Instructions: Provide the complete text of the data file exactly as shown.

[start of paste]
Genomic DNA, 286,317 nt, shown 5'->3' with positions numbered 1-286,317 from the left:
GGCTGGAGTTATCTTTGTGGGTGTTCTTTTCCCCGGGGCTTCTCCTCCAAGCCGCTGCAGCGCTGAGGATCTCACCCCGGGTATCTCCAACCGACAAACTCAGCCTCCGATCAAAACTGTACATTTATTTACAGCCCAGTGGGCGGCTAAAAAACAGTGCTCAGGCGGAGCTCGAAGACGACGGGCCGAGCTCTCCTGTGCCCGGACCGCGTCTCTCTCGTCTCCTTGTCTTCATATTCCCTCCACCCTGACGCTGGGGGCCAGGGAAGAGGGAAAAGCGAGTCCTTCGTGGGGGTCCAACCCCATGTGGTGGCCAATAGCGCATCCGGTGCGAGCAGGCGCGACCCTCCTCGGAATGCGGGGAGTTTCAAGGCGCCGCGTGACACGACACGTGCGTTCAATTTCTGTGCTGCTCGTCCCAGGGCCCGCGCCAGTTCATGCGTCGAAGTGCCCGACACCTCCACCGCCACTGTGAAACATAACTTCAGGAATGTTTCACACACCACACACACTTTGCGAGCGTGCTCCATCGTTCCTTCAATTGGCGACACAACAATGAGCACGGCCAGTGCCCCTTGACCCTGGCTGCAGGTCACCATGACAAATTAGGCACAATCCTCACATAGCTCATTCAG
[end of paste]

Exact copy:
Genomic DNA, 286,317 nt, shown 5'->3' with positions numbered 1-286,317 from the left:
GGCTGGAGTTATCTTTGTGGGTGTTCTTTTCCCCGGGGCTTCTCCTCCAAGCCGCTGCAGCGCTGAGGATCTCACCCCGGGTATCTCCAACCGACAAACTCAGCCTCCGATCAAAACTGTACATTTATTTACAGCCCAGTGGGCGGCTAAAAAACAGTGCTCAGGCGGAGCTCGAAGACGACGGGCCGAGCTCTCCTGTGCCCGGACCGCGTCTCTCTCGTCTCCTTGTCTTCATATTCCCTCCACCCTGACGCTGGGGGCCAGGGAAGAGGGAAAAGCGAGTCCTTCGTGGGGGTCCAACCCCATGTGGTGGCCAATAGCGCATCCGGTGCGAGCAGGCGCGACCCTCCTCGGAATGCGGGGAGTTTCAAGGCGCCGCGTGACACGACACGTGCGTTCAATTTCTGTGCTGCTCGTCCCAGGGCCCGCGCCAGTTCATGCGTCGAAGTGCCCGACACCTCCACCGCCACTGTGAAACATAACTTCAGGAATGTTTCACACACCACACACACTTTGCGAGCGTGCTCCATCGTTCCTTCAATTGGCGACACAACAATGAGCACGGCCAGTGCCCCTTGACCCTGGCTGCAGGTCACCATGACAAATTAGGCACAATCCTCACATAGCTCATTCAG